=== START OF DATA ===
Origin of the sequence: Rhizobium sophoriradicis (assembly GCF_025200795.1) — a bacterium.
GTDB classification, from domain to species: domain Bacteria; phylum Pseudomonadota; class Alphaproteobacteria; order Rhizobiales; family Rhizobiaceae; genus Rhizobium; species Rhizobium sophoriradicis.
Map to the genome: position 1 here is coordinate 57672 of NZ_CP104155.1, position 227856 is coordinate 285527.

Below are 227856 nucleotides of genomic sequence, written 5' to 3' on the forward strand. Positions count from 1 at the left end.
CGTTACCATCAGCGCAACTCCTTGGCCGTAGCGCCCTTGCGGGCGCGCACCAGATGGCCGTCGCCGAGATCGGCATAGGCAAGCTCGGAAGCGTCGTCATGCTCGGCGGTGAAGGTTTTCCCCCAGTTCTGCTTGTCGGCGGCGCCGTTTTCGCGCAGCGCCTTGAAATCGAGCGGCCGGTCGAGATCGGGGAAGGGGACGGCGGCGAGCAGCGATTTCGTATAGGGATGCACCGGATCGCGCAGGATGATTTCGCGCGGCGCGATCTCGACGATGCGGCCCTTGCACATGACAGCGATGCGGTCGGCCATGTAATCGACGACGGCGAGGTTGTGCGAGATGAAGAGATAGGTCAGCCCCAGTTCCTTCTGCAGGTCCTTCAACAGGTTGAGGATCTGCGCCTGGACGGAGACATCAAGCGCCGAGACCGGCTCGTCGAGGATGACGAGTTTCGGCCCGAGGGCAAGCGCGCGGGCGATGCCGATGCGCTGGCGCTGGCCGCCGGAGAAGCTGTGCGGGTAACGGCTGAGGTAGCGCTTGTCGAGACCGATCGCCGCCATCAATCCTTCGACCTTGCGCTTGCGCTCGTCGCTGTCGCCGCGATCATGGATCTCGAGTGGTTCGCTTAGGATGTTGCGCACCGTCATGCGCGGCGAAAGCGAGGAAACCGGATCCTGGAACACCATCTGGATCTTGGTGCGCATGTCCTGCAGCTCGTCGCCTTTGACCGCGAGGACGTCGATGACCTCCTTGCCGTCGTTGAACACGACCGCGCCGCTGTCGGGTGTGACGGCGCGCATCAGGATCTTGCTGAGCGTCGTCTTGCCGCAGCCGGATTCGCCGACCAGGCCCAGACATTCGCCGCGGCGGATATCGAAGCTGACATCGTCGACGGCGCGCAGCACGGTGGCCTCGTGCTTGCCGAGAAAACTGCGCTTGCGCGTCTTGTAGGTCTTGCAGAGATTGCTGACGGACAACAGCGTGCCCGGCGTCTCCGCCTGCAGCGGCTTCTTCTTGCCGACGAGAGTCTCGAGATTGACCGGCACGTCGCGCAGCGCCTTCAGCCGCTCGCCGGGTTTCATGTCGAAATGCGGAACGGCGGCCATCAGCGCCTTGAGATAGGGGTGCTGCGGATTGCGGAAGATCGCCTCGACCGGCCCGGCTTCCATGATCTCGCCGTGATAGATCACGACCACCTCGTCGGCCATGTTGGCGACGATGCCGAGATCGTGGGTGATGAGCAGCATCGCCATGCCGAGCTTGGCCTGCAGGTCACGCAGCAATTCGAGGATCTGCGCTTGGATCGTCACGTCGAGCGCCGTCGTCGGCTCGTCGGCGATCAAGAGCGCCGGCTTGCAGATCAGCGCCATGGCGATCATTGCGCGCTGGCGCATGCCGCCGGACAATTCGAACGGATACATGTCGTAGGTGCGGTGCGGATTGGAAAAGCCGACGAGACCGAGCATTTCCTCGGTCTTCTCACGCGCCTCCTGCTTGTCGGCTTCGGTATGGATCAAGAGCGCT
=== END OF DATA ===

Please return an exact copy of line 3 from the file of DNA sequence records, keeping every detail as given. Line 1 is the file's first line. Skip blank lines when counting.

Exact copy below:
Map to the genome: position 1 here is coordinate 57672 of NZ_CP104155.1, position 227856 is coordinate 285527.